Over the many years those of us that have written about Operation Neptune, the Navy‚s participation in the preparations for the great assault on Hitler‚s Atlantic wall fortifications, wrote very little about the complexity of the operation. The U. S. Navy‚s proposed amphibious strike against an enemy that seemed to spare no effort to protect his new found gains. Seeing everything around us as we loaded our LSTs with men and machines, it was apparent that something really big was about to happen. Exactly what, is what we did not know.
The planning, the size, and the complexities only a handful of top officers were in a position to know. It was truly more than anyone could grasp. We, on the landing ships knew that whatever was to happen in the next few days, we were to be the spearhead of the attack...first in. Generally speaking, we were rehearsed enough to understand the importance of what lies ahead. (Case in point was the 700 men lost in the Exercise Tiger fiasco late in April).
What we did not know was top secret. Once on our way into the English Channel on July 5th, we noticed, for instance there were no Nazi planes in the sky. But we did not know why. The answer was the incredible and highly successful air battle waged by the Allied fighter planes. The result was that the Germans had fewer than 200 planes available for the defense of France. We saw first hand quite a few shot down around us as we approached Utah Beach.
What we did not know was the great job the Allied Air Force bombers had done in knocking out Germany's gasoline-refineries and plane manufacturing capabilities. Railroads and highways needed for a counterattack were destroyed by our bombers and machine-gunned continuously by fighters. What we did not know was how the French resistance movement hindered the Germans by blowing up strategic fortifications.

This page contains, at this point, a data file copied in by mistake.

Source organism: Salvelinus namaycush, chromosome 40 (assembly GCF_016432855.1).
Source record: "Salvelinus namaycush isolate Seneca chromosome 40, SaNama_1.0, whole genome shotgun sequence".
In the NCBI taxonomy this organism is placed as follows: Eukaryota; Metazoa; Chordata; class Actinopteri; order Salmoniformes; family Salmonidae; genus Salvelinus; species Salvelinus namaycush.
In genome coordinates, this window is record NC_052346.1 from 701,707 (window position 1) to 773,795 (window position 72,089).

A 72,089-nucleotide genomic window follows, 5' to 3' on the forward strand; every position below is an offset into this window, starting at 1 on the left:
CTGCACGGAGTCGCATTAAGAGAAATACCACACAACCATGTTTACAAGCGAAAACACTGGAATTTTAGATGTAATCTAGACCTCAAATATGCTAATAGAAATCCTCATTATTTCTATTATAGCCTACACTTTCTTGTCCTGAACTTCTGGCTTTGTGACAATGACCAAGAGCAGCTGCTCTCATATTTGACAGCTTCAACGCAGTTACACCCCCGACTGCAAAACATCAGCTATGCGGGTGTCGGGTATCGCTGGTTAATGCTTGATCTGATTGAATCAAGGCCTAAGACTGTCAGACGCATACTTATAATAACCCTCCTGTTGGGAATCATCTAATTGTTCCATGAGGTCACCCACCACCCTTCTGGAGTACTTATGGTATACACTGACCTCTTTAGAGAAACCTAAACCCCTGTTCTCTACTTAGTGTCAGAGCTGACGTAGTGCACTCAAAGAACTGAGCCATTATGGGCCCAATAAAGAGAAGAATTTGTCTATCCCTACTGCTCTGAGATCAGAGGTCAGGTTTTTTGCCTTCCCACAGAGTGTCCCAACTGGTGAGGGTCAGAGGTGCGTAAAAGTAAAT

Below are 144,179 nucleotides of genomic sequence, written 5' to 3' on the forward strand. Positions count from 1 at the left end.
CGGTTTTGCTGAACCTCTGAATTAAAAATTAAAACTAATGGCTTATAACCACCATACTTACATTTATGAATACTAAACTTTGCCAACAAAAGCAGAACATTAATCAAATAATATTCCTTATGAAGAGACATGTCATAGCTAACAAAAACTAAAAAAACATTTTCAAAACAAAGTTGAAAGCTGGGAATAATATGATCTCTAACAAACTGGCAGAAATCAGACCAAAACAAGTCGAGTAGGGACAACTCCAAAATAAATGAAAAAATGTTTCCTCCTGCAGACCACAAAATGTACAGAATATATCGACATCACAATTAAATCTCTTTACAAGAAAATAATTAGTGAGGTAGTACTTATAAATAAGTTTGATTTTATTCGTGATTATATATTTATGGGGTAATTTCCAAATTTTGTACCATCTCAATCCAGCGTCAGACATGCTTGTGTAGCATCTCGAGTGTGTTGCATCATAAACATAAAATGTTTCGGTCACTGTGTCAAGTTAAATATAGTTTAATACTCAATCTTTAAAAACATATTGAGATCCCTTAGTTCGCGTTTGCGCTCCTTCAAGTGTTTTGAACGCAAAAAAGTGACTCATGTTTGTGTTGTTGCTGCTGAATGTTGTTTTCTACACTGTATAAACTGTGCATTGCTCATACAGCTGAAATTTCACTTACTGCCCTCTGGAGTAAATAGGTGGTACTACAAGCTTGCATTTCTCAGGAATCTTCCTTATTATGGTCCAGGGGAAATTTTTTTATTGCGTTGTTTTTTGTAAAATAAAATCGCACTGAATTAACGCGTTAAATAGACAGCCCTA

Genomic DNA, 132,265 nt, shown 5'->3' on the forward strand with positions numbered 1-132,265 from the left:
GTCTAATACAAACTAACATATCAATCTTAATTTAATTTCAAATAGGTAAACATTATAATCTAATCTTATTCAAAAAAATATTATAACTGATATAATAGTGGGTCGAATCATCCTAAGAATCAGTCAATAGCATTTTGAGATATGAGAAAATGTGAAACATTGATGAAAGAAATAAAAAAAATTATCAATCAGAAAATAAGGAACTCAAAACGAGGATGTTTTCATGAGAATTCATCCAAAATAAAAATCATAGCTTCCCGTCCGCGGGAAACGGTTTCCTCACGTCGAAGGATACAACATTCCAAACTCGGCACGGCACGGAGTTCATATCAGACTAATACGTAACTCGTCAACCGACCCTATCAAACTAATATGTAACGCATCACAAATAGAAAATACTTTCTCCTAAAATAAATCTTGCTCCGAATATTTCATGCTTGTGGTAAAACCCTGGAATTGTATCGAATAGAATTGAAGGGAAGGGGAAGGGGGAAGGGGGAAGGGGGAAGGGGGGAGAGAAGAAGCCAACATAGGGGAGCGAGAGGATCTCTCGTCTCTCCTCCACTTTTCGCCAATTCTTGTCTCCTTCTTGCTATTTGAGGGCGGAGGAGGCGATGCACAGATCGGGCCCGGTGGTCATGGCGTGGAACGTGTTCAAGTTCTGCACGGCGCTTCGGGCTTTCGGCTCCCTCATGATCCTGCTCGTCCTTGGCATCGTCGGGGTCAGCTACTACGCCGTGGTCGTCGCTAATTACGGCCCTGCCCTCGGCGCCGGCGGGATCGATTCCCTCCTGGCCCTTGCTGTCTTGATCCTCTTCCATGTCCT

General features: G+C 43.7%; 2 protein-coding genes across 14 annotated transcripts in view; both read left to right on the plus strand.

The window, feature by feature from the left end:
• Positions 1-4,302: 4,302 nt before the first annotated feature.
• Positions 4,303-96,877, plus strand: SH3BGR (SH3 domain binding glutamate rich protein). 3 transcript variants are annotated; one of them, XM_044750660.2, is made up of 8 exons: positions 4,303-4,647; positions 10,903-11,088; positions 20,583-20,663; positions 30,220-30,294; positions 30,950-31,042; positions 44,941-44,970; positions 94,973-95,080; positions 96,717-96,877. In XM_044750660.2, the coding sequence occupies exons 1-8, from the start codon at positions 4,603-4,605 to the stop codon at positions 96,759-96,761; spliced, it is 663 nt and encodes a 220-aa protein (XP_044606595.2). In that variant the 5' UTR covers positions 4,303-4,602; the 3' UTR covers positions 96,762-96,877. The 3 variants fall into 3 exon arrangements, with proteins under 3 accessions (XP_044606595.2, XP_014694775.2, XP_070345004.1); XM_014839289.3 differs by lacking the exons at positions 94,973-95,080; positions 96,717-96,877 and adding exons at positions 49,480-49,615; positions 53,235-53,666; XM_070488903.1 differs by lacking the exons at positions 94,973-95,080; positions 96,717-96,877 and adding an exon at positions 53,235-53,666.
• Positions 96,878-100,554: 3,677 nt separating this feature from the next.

What we did not know was the successful Naval battles that won complete control of the invasion sea route. There were no signs of E-boats or submarines. The German Navy had not been able to interfere with our channel crossing. The day before D-Day, one of the Allied navies‚ greatest accomplishment was the mine sweepers clearing of ten separate paths through the endless fields of floating mines that the German‚s had sown in the Channel. One of those sweepers (the OSPREY) was sunk near the LST 281. We picked up all the survivors.
What we did not know was the real danger of the mines, so at the time we could not appreciate the perilous and highly dangerous job the mine sweepers had done. The planning had involved a lot more than the stockpiling of men and equipment that we saw all around us. We were to learn later that Overlord had taken a fantastic amount of detailed study and much calculated risk. Young kids that we were, sitting on our large slow targets, too naive to grasp the meaning of it all. What we did not know was that for many many months there had been experts of all kinds working on countless items of information and techniques to be tested and hopefully to be perfected before the word "GO!".
The experts worked unceasingly on long-range weather predictions, radio communications, the new weapons, food, camouflage and maps. The maps were most important. Men in planes risked their lives flying low over the Normandy beaches in sneak raids to get information for the map makers. Ultimately there had never been better war maps. So here we sit in Dartmouth harbor on June 3rd, the troops and equipment have been loaded and it appears we are all set to move out. Security is tight, no one is allowed ashore. We sit-we wait.